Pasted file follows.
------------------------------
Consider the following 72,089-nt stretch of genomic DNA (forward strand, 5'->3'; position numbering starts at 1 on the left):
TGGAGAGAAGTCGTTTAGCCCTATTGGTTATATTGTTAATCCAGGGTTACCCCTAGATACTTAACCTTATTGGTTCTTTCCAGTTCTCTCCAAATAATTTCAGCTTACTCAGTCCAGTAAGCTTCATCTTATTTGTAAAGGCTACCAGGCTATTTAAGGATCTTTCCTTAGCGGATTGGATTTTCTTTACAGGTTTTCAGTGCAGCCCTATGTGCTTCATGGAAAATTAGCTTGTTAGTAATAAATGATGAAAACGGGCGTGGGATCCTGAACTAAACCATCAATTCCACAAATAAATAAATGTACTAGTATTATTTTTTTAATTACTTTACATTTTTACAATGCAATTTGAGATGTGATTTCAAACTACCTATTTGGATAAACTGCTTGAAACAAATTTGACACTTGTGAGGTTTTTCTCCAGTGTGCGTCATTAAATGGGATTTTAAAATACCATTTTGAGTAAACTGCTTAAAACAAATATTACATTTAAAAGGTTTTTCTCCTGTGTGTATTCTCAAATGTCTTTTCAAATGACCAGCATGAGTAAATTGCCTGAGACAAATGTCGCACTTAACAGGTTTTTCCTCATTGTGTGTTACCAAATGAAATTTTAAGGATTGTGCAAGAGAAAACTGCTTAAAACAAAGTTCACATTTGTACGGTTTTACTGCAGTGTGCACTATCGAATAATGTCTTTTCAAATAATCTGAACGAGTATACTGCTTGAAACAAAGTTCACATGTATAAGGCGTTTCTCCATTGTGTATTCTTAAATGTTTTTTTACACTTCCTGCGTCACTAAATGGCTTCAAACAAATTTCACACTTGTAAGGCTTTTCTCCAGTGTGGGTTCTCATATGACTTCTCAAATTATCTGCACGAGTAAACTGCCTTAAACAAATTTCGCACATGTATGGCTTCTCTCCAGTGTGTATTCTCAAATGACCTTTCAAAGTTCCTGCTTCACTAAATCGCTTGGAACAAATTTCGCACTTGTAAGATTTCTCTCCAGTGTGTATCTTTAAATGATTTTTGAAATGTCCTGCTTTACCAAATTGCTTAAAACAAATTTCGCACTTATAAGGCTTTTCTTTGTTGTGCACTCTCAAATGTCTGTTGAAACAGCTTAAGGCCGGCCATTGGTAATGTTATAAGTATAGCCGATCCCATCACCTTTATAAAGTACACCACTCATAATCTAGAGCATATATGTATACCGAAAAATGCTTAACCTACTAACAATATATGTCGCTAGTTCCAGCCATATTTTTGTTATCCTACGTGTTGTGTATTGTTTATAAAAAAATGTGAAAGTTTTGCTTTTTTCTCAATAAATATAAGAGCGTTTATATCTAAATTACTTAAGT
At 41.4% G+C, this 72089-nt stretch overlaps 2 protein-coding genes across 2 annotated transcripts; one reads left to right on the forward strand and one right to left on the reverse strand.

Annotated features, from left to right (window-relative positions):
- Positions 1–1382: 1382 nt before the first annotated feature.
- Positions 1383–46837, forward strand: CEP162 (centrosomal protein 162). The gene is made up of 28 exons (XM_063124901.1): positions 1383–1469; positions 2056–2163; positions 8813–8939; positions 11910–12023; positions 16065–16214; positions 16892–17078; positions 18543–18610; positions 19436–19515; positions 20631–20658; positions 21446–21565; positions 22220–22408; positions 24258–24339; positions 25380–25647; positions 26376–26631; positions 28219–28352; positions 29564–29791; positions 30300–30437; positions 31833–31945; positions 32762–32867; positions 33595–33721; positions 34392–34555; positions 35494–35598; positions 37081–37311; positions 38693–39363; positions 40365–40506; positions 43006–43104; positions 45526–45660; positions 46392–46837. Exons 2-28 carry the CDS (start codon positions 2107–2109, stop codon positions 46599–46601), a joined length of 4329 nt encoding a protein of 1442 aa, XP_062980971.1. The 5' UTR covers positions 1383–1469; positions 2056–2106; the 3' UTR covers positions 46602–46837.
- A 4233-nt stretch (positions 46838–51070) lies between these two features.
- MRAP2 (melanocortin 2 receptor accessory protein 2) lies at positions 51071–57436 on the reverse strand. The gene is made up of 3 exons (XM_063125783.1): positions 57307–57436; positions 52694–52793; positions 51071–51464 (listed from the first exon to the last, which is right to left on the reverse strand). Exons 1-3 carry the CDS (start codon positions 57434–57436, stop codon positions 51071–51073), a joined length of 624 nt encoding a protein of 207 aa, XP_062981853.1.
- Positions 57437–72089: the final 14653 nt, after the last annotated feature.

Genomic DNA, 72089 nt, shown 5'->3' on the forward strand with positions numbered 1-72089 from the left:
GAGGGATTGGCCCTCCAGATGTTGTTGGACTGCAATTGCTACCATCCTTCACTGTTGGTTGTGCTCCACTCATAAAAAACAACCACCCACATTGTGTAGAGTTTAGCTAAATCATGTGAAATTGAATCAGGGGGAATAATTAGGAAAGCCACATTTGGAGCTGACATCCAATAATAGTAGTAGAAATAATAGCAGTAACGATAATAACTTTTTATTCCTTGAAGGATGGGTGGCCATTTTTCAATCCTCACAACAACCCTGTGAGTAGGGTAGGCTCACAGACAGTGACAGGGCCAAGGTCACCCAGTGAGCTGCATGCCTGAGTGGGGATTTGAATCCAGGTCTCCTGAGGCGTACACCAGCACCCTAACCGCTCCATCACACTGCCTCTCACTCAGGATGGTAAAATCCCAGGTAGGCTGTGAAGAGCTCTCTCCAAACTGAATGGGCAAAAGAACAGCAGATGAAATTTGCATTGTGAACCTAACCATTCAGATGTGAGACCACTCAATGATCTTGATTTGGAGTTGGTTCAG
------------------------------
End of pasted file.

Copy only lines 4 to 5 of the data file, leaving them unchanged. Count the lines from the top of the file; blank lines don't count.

Annotated features, from left to right (window-relative positions):
- Positions 1–1382: 1382 nt before the first annotated feature.